Ways to Contest Medicare Premiums
I read your column about Medicare Part B premiums and had a follow-up question: Based on my income while working, I'd have to pay the extra premium. But I will retire in January 2007, and my income will drop. What amount will determine my Medicare Part B premium?
Because you're retiring and your income will drop, you can ask the Social Security Administration to reevaluate your premiums and use your 2007 income figures rather than those for 2005. If your income drops enough, you could get your premiums reduced.
The government is using 2005 tax figures to determine the Medicare Part B premiums for 2007 because that's the most-recent tax information it has on file. Adjusted gross income plus any tax-exempt interest will be considered. For more information about the specific numbers the government will use, see my Feeling the Shock of the New Medicare Premiums column.
I've written several columns over the past few weeks about the new income-based premiums for Medicare Part B because readers have lots of questions about how it will work. A quick summary: Most Medicare beneficiaries will pay $93.50 a person per month for their Part B coverage in 2007. But if you're married filing jointly with an income of $160,000 or more in 2005, or single earning $80,000 or more, you'll have to pay an extra premium for Part B. The per-person premium gradually increases based on your income, rising as high as $162 per month for individuals earning more than $200,000 and joint filers earning more than $400,000. See my column about the new premiums for a table with the specifics. The Social Security Administration estimates that about 1.6 million people will have to pay the higher rates.
However, the government just issued final regulations explaining when Medicare beneficiaries can contest their income-based premiums.
As expected, beneficiaries can ask the Social Security Administration to re-determine their premiums if their income has dropped since 2005 because they were married, divorced or their spouse died. They'll also be able to contest their premiums if they lost income from property due to a disaster, or if they or their spouse's benefits from an insured pension plan stopped or decreased.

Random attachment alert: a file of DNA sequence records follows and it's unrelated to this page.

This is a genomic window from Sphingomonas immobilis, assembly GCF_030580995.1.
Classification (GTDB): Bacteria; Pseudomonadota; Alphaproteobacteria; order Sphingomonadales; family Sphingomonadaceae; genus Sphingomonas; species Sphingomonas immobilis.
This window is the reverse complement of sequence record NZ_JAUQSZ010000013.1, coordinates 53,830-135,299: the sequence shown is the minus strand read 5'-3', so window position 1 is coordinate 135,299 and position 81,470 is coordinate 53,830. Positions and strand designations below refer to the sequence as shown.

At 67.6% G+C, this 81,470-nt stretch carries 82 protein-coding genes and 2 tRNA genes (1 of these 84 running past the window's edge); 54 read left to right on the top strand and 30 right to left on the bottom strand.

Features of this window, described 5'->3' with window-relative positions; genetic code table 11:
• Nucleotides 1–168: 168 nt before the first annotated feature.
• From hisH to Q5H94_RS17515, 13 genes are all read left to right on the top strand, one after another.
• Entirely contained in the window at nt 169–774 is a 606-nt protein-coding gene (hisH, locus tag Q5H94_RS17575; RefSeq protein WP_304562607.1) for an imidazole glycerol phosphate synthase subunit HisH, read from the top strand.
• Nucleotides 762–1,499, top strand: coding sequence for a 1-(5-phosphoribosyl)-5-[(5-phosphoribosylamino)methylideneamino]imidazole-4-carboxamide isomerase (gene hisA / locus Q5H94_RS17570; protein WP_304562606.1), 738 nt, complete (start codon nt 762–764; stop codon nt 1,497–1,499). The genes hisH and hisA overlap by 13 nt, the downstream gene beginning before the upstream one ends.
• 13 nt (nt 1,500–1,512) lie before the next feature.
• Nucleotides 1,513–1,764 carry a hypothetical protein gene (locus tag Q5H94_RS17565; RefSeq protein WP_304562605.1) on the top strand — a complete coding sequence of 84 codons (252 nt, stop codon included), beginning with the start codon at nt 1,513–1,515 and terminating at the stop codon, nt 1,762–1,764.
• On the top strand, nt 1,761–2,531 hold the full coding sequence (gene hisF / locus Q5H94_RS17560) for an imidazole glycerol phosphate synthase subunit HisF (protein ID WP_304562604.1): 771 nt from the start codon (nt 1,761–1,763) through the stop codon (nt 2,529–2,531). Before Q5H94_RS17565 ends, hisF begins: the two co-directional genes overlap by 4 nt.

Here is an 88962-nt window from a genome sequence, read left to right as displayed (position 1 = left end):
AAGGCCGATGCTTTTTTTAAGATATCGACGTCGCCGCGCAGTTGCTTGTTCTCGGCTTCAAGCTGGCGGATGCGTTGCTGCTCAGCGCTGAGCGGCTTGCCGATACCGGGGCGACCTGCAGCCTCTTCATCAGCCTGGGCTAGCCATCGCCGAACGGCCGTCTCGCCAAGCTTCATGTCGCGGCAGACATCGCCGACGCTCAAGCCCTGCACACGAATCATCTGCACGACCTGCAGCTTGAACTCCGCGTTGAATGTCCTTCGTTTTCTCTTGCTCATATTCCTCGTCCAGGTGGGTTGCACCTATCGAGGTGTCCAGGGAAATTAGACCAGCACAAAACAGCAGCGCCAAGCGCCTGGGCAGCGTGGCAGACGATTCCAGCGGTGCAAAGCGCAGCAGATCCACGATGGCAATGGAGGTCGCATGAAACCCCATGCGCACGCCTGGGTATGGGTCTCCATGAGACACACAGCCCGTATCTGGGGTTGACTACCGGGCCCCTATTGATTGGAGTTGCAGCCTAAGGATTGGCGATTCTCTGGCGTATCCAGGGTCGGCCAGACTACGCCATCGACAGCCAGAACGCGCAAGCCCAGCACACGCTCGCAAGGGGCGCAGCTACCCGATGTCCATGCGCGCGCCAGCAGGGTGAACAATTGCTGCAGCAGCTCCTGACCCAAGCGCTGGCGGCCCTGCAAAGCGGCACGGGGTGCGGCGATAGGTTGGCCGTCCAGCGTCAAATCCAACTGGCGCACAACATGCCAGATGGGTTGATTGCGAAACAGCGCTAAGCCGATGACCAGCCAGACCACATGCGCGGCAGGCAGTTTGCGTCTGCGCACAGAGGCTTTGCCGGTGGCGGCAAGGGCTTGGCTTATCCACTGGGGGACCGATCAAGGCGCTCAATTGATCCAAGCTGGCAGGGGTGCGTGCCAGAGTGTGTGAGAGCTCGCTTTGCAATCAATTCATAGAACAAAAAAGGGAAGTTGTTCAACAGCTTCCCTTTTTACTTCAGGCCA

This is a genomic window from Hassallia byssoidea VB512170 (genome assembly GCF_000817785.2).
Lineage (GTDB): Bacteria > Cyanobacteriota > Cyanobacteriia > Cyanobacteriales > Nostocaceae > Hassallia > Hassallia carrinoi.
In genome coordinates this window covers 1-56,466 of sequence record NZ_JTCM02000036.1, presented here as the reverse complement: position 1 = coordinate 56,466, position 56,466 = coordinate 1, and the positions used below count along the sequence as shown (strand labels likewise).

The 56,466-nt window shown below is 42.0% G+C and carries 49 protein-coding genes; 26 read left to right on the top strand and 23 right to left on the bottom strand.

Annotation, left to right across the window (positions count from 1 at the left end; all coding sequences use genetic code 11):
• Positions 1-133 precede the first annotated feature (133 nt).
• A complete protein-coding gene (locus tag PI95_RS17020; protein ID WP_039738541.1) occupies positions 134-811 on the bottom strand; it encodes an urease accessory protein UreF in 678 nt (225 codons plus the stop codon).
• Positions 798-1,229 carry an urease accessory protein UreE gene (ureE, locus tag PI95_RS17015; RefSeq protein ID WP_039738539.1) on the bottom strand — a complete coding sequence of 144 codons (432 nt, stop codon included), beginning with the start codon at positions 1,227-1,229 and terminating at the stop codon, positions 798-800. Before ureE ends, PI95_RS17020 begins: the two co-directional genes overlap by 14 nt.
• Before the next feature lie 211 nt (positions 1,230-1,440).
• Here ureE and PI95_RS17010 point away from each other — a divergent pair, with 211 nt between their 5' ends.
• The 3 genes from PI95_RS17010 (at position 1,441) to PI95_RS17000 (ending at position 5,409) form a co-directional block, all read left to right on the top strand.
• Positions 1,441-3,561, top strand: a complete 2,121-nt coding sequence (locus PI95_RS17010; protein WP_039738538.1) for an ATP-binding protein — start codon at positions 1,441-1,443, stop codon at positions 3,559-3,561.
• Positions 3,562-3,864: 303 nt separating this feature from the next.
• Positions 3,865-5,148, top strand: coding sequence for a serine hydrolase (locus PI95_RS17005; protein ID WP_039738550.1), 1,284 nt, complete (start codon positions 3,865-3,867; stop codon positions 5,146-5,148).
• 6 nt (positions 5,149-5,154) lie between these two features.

And, most important, Medicare beneficiaries also can contest their income-based premiums if they or their spouse have stopped working or reduced their work hours. People who retired or cut their work hours in 2005 and 2006 should wait to receive their 2007 Medicare Part B premium statement (which should arrive in the mail in the next few weeks). If they're being charged the extra income-based premium, they should contact the Social Security Administration to see if they can have their premiums recalculated. (People who were earning less than $80,000 while working or $160,000 if married filing jointly don't need to do anything because they should be paying the lowest monthly rate of $93.50 per person anyway).
And anyone retiring in 2007, like yourself, should contact the Social Security Administration as soon as they retire (call 800-772-1213 or visit a local field office). You'll need to provide evidence that you retired, such as a letter from your former employer, and an estimate of your 2007 income. If you retire in the middle of 2007 and your income goes down enough, then you could get your premiums reduced retroactively for the full year.
For more information about the Part B premiums, see the Social Security Administration's fact sheet about the new rules.
Got a question? Ask Kim at firstname.lastname@example.org.